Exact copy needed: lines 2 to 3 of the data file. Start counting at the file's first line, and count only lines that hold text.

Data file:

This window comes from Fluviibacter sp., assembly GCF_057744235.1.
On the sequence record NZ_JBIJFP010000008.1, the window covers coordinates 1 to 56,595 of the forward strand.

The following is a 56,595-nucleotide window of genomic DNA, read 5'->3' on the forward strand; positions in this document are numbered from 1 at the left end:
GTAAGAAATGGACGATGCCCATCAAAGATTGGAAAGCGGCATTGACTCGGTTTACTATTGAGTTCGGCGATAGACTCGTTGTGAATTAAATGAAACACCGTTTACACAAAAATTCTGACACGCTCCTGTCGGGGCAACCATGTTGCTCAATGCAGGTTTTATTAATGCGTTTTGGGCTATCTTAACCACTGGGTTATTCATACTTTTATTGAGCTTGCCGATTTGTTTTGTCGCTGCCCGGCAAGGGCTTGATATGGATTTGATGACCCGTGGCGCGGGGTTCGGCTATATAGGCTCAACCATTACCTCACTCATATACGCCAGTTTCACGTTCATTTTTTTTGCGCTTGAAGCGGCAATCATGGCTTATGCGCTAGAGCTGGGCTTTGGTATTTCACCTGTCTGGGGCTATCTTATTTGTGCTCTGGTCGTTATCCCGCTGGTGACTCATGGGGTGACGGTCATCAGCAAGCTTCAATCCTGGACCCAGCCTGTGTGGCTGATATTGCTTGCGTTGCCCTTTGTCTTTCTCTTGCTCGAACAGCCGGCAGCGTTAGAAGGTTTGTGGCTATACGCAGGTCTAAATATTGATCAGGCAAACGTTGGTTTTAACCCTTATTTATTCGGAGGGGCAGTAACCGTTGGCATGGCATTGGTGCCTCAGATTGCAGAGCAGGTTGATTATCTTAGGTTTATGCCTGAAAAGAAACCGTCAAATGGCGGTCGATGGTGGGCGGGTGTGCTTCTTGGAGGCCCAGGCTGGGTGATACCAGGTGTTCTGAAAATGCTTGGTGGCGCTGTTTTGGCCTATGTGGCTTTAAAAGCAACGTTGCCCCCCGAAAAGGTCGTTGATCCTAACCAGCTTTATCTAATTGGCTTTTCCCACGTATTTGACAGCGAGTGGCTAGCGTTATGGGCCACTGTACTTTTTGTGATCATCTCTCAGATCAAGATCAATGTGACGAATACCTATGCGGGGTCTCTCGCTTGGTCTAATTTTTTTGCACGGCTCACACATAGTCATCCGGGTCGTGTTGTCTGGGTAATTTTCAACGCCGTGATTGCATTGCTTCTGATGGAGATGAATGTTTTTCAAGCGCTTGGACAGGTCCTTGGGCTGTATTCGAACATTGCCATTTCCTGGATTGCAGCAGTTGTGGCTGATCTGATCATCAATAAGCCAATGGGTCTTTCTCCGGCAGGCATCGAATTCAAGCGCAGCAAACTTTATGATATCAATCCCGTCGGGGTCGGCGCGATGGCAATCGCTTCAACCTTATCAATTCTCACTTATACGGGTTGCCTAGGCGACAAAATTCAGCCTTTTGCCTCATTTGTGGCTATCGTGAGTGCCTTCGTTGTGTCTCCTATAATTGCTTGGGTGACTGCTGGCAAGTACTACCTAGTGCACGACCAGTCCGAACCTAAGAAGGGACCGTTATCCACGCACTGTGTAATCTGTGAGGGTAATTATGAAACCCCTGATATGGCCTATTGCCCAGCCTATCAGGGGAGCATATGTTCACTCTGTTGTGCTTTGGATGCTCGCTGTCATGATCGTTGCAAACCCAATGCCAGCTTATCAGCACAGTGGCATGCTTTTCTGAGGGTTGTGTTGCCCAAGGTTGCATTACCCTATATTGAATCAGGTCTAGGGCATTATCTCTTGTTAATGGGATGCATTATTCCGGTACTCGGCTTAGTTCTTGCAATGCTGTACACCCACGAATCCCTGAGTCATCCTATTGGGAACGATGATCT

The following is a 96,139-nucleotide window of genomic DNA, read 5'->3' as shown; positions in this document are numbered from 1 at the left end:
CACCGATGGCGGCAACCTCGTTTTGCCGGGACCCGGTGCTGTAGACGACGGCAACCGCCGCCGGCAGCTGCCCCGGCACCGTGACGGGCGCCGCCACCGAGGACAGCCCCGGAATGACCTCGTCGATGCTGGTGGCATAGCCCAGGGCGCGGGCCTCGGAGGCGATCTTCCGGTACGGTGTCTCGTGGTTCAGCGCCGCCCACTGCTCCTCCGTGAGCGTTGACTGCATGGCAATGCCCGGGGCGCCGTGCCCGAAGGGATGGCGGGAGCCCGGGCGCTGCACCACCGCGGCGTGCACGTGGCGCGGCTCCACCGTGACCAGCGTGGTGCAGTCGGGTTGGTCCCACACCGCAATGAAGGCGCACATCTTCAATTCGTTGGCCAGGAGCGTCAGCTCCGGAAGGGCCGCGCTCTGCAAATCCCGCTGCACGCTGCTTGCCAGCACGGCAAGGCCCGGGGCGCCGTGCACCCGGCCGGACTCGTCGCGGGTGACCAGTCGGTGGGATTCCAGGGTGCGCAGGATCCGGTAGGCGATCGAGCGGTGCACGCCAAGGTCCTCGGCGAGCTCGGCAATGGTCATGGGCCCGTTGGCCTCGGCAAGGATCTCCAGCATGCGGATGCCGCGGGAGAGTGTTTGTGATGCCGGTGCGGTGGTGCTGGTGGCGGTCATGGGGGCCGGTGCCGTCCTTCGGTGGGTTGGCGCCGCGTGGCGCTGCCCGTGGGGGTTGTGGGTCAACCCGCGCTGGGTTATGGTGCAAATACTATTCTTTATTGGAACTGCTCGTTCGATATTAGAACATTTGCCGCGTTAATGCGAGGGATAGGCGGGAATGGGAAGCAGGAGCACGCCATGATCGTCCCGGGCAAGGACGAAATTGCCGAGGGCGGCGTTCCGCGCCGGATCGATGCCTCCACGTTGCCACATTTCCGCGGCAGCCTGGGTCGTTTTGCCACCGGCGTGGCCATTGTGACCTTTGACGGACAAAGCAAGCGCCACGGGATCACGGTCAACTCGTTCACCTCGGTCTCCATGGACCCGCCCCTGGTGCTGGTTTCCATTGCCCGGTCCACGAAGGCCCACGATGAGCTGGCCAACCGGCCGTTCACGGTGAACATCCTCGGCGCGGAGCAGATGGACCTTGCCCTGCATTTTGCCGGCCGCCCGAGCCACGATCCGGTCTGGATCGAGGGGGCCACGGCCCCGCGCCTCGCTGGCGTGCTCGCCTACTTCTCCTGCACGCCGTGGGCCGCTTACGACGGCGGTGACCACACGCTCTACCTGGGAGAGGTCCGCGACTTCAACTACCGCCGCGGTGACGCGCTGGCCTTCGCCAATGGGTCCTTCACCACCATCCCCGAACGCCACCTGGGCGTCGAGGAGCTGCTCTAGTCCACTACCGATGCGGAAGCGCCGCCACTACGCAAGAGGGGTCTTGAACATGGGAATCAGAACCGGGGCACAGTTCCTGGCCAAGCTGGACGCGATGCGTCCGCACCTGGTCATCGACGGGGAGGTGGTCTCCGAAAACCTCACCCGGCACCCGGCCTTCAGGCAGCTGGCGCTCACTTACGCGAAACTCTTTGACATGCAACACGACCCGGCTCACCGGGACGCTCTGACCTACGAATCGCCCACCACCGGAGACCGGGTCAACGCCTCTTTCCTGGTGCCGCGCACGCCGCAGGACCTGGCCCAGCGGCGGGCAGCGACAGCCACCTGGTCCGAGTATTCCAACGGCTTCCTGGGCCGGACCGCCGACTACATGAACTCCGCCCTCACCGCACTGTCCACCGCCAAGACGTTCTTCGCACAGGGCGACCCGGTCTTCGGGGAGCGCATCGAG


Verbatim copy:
On the sequence record NZ_JBIJFP010000008.1, the window covers coordinates 1 to 56,595 of the forward strand.

The following is a 56,595-nucleotide window of genomic DNA, read 5'->3' on the forward strand; positions in this document are numbered from 1 at the left end: